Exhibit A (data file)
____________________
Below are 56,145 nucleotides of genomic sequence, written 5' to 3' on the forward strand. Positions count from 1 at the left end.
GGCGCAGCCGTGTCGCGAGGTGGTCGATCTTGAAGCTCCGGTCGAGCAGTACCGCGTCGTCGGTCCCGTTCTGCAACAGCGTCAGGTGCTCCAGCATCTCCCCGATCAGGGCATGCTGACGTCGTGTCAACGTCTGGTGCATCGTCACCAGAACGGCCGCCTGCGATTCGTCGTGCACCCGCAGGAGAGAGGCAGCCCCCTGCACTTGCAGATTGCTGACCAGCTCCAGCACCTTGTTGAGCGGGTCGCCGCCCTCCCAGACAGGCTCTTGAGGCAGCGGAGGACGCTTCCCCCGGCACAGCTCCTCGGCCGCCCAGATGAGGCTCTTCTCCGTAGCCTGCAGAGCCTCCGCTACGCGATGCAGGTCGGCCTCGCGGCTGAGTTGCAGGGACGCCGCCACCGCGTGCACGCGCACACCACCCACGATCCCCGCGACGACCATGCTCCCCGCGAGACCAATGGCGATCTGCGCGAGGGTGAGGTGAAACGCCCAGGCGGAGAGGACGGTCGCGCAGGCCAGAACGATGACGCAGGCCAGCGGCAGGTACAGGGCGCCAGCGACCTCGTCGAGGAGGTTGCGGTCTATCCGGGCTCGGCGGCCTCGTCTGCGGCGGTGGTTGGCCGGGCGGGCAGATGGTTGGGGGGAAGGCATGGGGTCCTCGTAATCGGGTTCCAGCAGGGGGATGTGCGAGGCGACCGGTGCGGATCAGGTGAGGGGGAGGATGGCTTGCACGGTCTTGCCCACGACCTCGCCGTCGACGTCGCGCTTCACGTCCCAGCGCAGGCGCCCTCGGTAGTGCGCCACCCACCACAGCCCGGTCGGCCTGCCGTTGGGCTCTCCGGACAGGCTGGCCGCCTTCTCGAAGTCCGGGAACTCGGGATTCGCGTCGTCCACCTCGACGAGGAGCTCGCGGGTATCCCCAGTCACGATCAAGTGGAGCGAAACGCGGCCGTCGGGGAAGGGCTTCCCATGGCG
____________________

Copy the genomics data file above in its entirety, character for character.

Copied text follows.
Below are 56,145 nucleotides of genomic sequence, written 5' to 3' on the forward strand. Positions count from 1 at the left end.
GGCGCAGCCGTGTCGCGAGGTGGTCGATCTTGAAGCTCCGGTCGAGCAGTACCGCGTCGTCGGTCCCGTTCTGCAACAGCGTCAGGTGCTCCAGCATCTCCCCGATCAGGGCATGCTGACGTCGTGTCAACGTCTGGTGCATCGTCACCAGAACGGCCGCCTGCGATTCGTCGTGCACCCGCAGGAGAGAGGCAGCCCCCTGCACTTGCAGATTGCTGACCAGCTCCAGCACCTTGTTGAGCGGGTCGCCGCCCTCCCAGACAGGCTCTTGAGGCAGCGGAGGACGCTTCCCCCGGCACAGCTCCTCGGCCGCCCAGATGAGGCTCTTCTCCGTAGCCTGCAGAGCCTCCGCTACGCGATGCAGGTCGGCCTCGCGGCTGAGTTGCAGGGACGCCGCCACCGCGTGCACGCGCACACCACCCACGATCCCCGCGACGACCATGCTCCCCGCGAGACCAATGGCGATCTGCGCGAGGGTGAGGTGAAACGCCCAGGCGGAGAGGACGGTCGCGCAGGCCAGAACGATGACGCAGGCCAGCGGCAGGTACAGGGCGCCAGCGACCTCGTCGAGGAGGTTGCGGTCTATCCGGGCTCGGCGGCCTCGTCTGCGGCGGTGGTTGGCCGGGCGGGCAGATGGTTGGGGGGAAGGCATGGGGTCCTCGTAATCGGGTTCCAGCAGGGGGATGTGCGAGGCGACCGGTGCGGATCAGGTGAGGGGGAGGATGGCTTGCACGGTCTTGCCCACGACCTCGCCGTCGACGTCGCGCTTCACGTCCCAGCGCAGGCGCCCTCGGTAGTGCGCCACCCACCACAGCCCGGTCGGCCTGCCGTTGGGCTCTCCGGACAGGCTGGCCGCCTTCTCGAAGTCCGGGAACTCGGGATTCGCGTCGTCCACCTCGACGAGGAGCTCGCGGGTATCCCCAGTCACGATCAAGTGGAGCGAAACGCGGCCGTCGGGGAAGGGCTTCCCATGGCG